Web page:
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36 Cards in this Set

  • Front
  • Back
Which rhythm repeat time is longer than a day?
Which rhythm repeat time is shorter than a day?
Which rhythm repeat time is about a day?
What causes a circadian rhythm to be 24 hours?
External cues such as sunlight
How long is our circadian rhythm without external cues?
About 26 hours
What stucture acts as our internal clock?
Suprachiasmatic nucleus
How many nuclei are in the SCN?
What happened in experiments where rats were kept in the dark all the time?
They still exhibited regular sleep/wake cycles
What happened when the rat's SCN was obliterated?
The rat lost all semblence of a sleep/wake schedule.
When the mutated Tau was transplanted into a wild-type rat, what was the result?
Loss of circadian rhythm
What exactly about the SCN actually causes the circadian rhythm?
Fluctuations in the firing rate of the neurons in the SCN.
What helps synchronize the neurons of the SCN?
Gap junctions
What NT helps synchronize the SCN?
How many "clock" genes are there and what are their purposes?
1. 4
2. Per & Cry are proteins
3. Clock and BMAL are transcriptional regulators of Per and Cry
What process is very important in the regulation of Per and Cry?
Negative feedback (there is also a positive feedback)
Explain how negative feedback works.
1. As Per and Cry are transcribed in excess they form dimers
2. The dimers then go back and interact with Clock and BMAL. Once a significant amount of Per and Cry dimers have been degraded, Clock and BMAL can cause the transcription of Per and Cry
What happens if you knock-out any of the genes for the internal "clock"?
You no longer have a circadian rhythm.
What substance proves that the clock drives the firing of the neuron and not the other way around.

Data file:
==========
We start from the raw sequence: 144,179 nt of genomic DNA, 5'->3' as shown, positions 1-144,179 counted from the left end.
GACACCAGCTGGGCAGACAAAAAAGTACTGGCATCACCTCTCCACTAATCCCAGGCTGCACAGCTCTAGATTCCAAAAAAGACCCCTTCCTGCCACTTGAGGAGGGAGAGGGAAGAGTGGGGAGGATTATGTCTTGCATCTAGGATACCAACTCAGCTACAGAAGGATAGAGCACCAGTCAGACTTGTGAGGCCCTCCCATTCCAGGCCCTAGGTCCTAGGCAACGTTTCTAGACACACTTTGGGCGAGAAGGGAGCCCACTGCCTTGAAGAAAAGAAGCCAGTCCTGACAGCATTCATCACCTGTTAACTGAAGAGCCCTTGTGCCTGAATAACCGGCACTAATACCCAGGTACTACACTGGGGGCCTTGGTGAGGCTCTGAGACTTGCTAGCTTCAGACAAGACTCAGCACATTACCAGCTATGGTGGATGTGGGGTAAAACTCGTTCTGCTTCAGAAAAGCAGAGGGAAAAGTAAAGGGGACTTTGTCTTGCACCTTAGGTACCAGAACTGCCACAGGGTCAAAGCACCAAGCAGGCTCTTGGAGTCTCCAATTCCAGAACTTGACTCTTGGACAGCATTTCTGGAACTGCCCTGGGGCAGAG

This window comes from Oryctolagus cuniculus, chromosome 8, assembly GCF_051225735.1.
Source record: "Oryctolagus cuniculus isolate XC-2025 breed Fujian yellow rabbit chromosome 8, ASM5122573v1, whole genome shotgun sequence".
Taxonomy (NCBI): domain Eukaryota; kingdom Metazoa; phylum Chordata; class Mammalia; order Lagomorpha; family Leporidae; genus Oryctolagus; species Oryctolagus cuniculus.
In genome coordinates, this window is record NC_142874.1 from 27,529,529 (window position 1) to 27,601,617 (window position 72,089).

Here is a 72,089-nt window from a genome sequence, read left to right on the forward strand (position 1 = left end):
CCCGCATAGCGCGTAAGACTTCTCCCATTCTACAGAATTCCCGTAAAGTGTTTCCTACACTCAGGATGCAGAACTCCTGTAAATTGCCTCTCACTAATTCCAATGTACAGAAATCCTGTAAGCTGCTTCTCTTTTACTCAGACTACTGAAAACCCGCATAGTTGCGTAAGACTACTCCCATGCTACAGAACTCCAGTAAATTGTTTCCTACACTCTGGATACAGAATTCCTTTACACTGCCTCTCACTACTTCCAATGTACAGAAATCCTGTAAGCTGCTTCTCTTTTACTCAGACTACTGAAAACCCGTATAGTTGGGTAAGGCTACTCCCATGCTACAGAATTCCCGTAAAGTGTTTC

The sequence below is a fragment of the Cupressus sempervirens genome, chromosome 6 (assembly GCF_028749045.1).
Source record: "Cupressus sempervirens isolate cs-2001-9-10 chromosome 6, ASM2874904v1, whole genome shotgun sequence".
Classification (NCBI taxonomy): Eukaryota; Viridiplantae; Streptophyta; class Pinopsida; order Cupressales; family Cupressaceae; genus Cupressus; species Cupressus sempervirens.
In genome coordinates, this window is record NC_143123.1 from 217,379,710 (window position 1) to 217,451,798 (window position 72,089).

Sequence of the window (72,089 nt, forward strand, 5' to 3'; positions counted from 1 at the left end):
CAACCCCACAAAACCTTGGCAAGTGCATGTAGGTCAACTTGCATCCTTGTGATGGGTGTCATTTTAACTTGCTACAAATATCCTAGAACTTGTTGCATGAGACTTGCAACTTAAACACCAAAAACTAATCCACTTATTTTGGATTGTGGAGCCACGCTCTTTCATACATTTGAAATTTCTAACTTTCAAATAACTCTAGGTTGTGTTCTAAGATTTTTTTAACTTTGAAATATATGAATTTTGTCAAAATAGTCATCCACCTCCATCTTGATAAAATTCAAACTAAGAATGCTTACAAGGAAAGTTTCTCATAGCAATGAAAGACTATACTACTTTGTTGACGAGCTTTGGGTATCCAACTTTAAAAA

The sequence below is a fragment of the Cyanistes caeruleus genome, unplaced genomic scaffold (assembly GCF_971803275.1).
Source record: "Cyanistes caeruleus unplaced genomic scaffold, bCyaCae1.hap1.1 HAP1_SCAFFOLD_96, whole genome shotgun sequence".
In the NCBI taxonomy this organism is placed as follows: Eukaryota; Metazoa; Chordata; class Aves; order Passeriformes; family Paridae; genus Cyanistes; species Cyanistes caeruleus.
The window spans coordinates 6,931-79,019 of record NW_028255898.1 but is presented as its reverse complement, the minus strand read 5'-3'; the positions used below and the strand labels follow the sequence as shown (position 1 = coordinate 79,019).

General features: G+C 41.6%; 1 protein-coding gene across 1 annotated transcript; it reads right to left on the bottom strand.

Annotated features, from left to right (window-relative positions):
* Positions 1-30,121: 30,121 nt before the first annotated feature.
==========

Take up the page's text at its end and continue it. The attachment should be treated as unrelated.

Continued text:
Tetrodotoxin - blocks the action potentials but when administration ends the clock fires back up
What is the direct pathway from the retina to the SCN?
Retino-hypothalamic tract
What NT released in from the SCN helps in entraining?
Glutamate (along with GABA for rhythm)
If intracellular concentrations of this element are increased, entraining occurs.
Is the output of the SCN diffuse of not?
Very diffuse throughout the cortex
Sleep is a(n) (active/passive) process
What are the two sleep states?
2. REM
What is the best way to look at brain activity during sleep?
What does the EEG look like while we are awake?
High frequency, desynchronized, low voltage
What does the EEG look like while we are in NREM?
Low frequency, high voltage synchronized firing
What does the EEG look like while we are in REM?
Is like the awake pattern but muscles are paralyzed and eyes are moving a lot.
As we age (3)...
1. Sleep less
2. REM stays the same
3. NREM decreases
What maintains wakefulness? What happens with a tumor here?
1. Reticular activating system
2. Coma
What neurons produce NREM sleep?
Thalamocortical neurons
What happens to cause NREM sleep?
1. P-type Ca channels are open allowing bursting to occur
2. Burtsing causes slow wave cortical formations seen as NREM sleep
REM-ON centers release what NT?
REM-OFF centers release what NT?
Nor-epinephrine and Seratonin
What is described as the difference between our need for sleep and the timing mechanism for sleep?
Sleep pressure
Does circadian rhythm really ever change?
Not really